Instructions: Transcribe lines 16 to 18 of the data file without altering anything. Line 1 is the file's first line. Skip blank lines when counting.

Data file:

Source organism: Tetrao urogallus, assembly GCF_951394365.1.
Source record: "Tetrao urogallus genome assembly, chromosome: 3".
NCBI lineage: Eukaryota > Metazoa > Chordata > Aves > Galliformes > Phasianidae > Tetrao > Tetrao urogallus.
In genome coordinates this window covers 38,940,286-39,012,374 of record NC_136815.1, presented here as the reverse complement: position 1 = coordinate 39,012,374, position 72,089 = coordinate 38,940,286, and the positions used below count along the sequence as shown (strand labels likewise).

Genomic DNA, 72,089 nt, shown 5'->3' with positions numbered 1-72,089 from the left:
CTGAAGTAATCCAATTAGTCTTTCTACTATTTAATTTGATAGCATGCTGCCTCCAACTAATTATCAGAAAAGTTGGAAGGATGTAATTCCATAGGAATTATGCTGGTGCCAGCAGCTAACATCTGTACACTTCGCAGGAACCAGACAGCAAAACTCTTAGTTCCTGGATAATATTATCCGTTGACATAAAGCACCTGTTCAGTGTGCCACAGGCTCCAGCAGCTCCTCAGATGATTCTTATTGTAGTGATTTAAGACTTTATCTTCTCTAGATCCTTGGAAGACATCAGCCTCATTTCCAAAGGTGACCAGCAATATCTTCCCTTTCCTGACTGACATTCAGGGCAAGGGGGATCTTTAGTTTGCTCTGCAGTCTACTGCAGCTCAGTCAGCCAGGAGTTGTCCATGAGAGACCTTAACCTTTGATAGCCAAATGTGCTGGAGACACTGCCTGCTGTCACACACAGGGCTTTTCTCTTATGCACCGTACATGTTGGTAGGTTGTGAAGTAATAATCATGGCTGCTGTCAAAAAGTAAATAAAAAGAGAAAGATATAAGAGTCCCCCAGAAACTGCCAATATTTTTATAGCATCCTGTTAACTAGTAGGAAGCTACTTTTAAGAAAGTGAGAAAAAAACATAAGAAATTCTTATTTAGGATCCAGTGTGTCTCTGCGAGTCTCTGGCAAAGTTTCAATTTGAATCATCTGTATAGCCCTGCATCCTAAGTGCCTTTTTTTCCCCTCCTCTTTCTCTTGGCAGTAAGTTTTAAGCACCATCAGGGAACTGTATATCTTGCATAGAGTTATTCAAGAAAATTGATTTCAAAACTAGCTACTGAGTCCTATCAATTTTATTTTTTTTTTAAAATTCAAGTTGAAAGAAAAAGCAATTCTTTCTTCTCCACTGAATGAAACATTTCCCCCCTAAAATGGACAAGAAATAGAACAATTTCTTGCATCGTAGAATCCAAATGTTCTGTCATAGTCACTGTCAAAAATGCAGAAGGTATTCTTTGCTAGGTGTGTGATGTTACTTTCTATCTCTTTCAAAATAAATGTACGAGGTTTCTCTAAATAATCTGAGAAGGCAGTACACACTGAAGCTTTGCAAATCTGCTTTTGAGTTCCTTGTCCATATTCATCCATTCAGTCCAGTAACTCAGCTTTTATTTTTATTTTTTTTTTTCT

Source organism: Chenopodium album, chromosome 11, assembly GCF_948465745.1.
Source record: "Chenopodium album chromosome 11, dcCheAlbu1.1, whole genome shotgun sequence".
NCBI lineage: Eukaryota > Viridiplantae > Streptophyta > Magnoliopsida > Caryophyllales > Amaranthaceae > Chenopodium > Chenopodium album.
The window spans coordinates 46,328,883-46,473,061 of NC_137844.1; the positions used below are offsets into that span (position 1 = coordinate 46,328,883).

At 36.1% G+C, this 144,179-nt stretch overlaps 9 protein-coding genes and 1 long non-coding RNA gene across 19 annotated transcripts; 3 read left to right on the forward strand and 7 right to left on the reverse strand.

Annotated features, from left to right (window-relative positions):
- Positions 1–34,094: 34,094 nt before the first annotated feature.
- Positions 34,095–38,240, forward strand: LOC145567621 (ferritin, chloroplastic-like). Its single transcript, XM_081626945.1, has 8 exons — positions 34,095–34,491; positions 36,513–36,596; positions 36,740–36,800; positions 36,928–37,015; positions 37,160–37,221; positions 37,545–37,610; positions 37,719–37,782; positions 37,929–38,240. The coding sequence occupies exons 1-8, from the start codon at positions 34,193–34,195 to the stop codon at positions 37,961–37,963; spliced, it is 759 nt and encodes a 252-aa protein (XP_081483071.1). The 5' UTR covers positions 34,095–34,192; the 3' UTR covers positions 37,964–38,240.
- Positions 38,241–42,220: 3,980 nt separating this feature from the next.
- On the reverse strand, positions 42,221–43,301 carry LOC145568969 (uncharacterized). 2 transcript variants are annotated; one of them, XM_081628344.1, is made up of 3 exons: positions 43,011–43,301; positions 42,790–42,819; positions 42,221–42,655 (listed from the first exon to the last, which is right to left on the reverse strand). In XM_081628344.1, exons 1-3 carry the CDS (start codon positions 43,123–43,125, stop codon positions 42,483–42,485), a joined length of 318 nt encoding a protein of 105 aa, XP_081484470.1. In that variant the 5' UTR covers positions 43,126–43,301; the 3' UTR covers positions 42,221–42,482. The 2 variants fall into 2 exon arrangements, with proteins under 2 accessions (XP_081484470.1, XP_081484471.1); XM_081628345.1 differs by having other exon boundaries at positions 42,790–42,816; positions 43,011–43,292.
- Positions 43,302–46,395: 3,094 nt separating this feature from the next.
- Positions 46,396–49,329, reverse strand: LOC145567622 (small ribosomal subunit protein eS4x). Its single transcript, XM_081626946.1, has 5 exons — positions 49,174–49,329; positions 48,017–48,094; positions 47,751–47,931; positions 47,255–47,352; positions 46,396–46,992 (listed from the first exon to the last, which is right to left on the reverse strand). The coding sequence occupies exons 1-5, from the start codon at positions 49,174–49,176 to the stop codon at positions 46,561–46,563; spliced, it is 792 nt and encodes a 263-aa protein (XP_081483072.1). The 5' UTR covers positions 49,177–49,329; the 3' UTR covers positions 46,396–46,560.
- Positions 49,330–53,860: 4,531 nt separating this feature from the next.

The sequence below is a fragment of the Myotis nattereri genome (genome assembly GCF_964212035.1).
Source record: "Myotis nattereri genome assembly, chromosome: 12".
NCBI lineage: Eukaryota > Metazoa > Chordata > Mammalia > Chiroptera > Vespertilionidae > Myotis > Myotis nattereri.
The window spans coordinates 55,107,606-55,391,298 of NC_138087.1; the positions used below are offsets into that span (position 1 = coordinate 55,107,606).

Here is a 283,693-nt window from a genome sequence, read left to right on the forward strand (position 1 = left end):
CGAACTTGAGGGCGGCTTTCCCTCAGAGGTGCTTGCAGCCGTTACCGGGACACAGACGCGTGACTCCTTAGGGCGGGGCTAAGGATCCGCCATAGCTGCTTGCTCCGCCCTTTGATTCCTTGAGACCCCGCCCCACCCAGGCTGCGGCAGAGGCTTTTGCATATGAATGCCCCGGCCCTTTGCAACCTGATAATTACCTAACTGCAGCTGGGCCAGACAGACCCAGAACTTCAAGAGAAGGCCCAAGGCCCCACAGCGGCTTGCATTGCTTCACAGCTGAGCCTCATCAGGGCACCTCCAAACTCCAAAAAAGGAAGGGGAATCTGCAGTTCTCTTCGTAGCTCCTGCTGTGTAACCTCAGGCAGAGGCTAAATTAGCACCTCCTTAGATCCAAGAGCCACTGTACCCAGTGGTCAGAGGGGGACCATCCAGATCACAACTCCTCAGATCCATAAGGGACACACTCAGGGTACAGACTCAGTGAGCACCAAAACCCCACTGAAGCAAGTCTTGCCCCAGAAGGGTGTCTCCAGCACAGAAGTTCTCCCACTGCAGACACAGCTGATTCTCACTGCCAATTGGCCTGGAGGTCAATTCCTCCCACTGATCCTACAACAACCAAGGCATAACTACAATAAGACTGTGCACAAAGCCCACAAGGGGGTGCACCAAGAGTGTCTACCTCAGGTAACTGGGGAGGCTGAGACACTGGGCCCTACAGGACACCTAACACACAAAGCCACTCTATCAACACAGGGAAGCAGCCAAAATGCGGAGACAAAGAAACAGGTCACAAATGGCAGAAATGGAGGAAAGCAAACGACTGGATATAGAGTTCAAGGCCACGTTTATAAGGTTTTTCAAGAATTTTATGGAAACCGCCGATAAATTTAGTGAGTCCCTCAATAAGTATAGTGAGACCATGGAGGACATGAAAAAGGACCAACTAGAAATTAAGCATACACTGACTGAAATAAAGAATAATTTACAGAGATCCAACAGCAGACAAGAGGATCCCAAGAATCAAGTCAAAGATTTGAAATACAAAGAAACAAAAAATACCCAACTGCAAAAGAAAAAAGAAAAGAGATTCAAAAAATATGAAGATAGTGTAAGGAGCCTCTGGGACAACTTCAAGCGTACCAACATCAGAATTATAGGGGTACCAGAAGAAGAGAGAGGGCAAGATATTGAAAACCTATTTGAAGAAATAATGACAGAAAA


- On the reverse strand, positions 42,221–43,301 carry LOC145568969 (uncharacterized). 2 transcript variants are annotated; one of them, XM_081628344.1, is made up of 3 exons: positions 43,011–43,301; positions 42,790–42,819; positions 42,221–42,655 (listed from the first exon to the last, which is right to left on the reverse strand). In XM_081628344.1, exons 1-3 carry the CDS (start codon positions 43,123–43,125, stop codon positions 42,483–42,485), a joined length of 318 nt encoding a protein of 105 aa, XP_081484470.1. In that variant the 5' UTR covers positions 43,126–43,301; the 3' UTR covers positions 42,221–42,482. The 2 variants fall into 2 exon arrangements, with proteins under 2 accessions (XP_081484470.1, XP_081484471.1); XM_081628345.1 differs by having other exon boundaries at positions 42,790–42,816; positions 43,011–43,292.
- Positions 43,302–46,395: 3,094 nt separating this feature from the next.
- Positions 46,396–49,329, reverse strand: LOC145567622 (small ribosomal subunit protein eS4x). Its single transcript, XM_081626946.1, has 5 exons — positions 49,174–49,329; positions 48,017–48,094; positions 47,751–47,931; positions 47,255–47,352; positions 46,396–46,992 (listed from the first exon to the last, which is right to left on the reverse strand). The coding sequence occupies exons 1-5, from the start codon at positions 49,174–49,176 to the stop codon at positions 46,561–46,563; spliced, it is 792 nt and encodes a 263-aa protein (XP_081483072.1). The 5' UTR covers positions 49,177–49,329; the 3' UTR covers positions 46,396–46,560.